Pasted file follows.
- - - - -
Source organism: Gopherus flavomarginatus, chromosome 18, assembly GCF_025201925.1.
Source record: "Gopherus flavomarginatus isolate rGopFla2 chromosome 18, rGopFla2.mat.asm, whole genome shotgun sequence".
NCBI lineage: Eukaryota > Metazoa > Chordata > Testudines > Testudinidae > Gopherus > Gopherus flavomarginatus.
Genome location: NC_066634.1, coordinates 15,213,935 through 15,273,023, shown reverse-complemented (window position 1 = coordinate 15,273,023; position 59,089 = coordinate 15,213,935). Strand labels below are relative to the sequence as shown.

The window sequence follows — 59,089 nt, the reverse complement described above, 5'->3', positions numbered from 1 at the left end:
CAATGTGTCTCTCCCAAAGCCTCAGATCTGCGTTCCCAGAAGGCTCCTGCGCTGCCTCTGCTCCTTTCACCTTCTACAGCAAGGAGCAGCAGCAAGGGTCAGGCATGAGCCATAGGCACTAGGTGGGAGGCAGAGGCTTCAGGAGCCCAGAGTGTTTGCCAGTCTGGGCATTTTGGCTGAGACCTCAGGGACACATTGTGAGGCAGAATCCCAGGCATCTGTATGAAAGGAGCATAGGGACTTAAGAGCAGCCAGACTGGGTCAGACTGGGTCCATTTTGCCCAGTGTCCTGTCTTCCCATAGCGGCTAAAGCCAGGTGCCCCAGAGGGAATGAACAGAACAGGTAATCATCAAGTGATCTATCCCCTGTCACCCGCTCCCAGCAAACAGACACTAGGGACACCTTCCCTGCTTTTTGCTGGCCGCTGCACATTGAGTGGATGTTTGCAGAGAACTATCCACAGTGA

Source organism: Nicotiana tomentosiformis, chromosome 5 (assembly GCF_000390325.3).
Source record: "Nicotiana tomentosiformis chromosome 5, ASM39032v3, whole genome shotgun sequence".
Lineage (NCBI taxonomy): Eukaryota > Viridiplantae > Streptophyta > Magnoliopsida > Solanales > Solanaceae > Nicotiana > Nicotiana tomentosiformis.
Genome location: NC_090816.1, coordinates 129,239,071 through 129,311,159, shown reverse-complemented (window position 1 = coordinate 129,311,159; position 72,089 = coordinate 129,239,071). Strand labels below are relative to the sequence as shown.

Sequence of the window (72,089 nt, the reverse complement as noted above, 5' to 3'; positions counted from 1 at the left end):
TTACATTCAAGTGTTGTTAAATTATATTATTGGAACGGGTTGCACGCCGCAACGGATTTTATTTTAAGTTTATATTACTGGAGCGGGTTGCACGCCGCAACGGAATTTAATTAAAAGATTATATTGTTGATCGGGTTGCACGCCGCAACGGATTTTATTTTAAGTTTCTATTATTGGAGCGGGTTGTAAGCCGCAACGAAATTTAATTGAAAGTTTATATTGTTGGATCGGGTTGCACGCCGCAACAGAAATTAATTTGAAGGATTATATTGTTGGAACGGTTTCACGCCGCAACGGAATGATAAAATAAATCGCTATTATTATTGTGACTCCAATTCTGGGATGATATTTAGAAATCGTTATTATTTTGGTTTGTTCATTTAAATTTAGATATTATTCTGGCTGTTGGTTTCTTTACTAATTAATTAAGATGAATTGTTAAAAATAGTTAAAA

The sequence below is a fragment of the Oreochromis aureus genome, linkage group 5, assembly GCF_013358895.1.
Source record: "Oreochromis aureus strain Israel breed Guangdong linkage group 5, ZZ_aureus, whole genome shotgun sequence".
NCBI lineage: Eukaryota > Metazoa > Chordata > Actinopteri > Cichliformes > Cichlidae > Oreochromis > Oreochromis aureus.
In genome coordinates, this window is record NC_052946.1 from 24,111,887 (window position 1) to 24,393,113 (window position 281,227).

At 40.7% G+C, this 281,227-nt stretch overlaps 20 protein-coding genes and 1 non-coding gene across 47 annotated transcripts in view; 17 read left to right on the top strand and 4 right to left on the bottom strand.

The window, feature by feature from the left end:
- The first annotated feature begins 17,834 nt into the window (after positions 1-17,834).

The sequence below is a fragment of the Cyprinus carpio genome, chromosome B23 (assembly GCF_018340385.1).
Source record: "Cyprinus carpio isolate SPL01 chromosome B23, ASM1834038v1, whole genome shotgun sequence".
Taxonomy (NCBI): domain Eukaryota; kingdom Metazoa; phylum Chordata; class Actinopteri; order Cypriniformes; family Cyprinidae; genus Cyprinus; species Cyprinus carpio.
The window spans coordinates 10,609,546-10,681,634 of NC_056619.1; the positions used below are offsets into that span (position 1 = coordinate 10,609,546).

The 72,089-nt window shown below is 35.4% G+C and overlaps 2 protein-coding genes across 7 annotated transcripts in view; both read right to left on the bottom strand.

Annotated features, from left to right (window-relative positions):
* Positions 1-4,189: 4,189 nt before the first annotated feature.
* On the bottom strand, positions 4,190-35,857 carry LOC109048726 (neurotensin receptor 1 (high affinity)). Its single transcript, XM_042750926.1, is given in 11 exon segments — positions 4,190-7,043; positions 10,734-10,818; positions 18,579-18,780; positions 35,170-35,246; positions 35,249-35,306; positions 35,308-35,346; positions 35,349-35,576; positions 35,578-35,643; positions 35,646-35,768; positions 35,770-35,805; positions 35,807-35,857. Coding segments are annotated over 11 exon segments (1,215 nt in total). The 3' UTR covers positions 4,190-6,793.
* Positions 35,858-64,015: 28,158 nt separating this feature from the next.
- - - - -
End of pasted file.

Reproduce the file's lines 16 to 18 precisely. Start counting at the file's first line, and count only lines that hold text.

In genome coordinates, this window is record NC_052946.1 from 24,111,887 (window position 1) to 24,393,113 (window position 281,227).

At 40.7% G+C, this 281,227-nt stretch overlaps 20 protein-coding genes and 1 non-coding gene across 47 annotated transcripts in view; 17 read left to right on the top strand and 4 right to left on the bottom strand.

The window, feature by feature from the left end: